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Oct 16

China Watch Blog has learnt that Mainland China has established the framework for yuan-denominated foreign direct investment, a step toward the government’s goal of expanding the currency’s international credentials.

The Shanghai Daily reported the People’s Bank of China saying that foreign institutional and individual investors raising yuan legally from offshore markets, such as Hong Kong, will be able to make direct investments that conform with Chinese laws and regulations.

The Ministry of Commerce said foreign investors making yuan investments will not be allowed to trade negotiable securities and financial derivatives, nor to use offshore-raised yuan to provide or repay loans.

It said funds of 300 million yuan (US$47 million) or more will require regulatory approval, as will investments in certain industries, including cement, steel, and ship making and leasing.

The move followed Vice Premier Li Keqiang’s remarks in August pledging support for Hong Kong enterprises making direct investments on the Chinese mainland using the yuan as the means of settlement.

Magnus Montan, head of international business at HSBC China, said: “The announcement is another significant step forward in the development of the yuan into an international currency. The new regulations introduce a streamlined process, bringing added transparency and clarity to yuan investing on the mainland.”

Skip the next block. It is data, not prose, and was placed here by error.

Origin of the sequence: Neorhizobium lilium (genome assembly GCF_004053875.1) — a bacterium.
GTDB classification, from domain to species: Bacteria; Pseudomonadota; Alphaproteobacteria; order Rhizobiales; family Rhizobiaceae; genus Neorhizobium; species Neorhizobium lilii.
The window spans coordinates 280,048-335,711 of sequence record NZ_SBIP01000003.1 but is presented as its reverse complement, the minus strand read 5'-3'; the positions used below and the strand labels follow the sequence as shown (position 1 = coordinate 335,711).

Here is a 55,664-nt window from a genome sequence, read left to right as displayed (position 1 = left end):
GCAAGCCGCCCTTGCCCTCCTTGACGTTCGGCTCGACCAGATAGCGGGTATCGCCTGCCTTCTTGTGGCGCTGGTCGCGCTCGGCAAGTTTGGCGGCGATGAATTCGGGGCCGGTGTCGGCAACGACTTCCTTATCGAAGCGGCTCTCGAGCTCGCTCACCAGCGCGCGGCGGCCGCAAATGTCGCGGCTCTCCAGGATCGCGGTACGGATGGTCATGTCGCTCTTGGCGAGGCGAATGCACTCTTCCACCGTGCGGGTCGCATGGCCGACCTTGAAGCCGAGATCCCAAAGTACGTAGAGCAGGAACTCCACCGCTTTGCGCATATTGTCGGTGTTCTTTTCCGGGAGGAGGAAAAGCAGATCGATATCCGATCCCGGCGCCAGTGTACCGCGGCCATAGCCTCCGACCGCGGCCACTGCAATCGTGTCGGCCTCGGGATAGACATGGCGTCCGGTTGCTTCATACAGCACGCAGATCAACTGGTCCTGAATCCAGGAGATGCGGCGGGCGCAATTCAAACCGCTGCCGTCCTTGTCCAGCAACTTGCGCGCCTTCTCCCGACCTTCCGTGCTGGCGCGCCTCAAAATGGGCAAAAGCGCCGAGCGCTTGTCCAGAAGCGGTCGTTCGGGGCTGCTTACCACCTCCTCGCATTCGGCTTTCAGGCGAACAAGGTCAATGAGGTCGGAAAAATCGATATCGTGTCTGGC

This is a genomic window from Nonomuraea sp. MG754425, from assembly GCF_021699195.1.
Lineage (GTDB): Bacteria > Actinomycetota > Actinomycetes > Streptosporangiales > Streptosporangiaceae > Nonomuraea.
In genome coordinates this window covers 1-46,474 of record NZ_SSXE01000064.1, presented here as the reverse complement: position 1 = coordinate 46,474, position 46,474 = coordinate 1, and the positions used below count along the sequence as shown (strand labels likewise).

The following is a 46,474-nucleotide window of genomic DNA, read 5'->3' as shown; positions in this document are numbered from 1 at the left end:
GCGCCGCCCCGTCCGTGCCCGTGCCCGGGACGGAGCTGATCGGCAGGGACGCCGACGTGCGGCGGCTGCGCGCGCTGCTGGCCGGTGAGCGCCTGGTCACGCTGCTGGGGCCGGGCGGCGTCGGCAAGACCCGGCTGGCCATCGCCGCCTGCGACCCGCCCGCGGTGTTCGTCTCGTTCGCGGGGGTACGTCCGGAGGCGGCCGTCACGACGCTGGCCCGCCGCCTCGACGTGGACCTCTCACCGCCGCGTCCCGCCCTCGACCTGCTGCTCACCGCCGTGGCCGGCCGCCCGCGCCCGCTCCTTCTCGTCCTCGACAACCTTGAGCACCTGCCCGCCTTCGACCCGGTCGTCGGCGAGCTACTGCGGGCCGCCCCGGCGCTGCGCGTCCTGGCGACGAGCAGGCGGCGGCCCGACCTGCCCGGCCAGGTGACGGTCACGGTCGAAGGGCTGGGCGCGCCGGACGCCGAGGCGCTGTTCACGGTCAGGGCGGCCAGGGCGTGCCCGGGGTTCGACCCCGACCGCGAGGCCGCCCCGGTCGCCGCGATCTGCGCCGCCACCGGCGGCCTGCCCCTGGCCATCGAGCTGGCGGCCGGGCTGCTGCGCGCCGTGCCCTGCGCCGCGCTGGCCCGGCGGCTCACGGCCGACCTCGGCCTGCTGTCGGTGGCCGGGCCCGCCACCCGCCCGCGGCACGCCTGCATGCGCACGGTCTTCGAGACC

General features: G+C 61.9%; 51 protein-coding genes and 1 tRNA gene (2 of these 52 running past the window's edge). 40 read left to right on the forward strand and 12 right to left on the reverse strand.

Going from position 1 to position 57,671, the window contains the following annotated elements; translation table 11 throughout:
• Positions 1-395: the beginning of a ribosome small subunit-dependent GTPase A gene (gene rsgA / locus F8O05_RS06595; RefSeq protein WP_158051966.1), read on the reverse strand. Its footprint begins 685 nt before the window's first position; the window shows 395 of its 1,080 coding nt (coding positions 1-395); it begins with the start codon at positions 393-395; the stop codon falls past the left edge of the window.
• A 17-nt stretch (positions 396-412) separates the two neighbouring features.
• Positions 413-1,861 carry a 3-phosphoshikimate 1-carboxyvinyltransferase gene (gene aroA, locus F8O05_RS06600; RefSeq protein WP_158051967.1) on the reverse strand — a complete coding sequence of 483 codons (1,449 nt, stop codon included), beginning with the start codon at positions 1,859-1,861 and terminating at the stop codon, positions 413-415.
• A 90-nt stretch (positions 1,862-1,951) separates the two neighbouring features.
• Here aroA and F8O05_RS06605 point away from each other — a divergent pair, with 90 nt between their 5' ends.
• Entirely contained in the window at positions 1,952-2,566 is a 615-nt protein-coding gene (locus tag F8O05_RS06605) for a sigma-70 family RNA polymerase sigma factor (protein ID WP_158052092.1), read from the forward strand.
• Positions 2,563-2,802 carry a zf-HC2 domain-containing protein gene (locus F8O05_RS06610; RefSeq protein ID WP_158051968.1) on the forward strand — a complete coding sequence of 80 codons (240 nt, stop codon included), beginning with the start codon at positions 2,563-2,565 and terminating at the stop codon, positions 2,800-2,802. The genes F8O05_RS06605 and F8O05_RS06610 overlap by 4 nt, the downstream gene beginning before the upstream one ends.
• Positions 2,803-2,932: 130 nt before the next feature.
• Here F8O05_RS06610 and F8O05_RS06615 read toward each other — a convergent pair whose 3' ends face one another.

He said overseas businesses will be key beneficiaries, as greater flexibility in selecting the investment currency will enable them to minimize foreign exchange risks and costs.

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Sep 08

China Watch Blog has picked up an interesting article published in the Shanghai Daily that China has released a new guideline on investment opportunities in foreign countries that may be looking to attract Chinese investors, but does not cover the United States, and it does not give any reason why the country is not covered.

According to the Ministry of Commerce, the National Development and Reform Commission and the Ministry of Foreign Affairs, which jointly issued the 306-page guideline, the booklet gives an overview of industries in 115 countries in Asia, Africa, Europe, North America and South America that are keen to attract foreign investments.

The guideline provides the latest progress industries in foreign countries have made and is part of China’s strategy and efforts in “going out”, the commerce ministry said.

The guideline profiles each country for development priority, key targets of major industries, specialized zones, basic rules governing foreign investment and existing Chinese investments.

In the chapter on Japan, for example, the guideline lists environment protection, information technology, manufacturing and tourism as key industries the Japanese government has identified for future development.

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Aug 26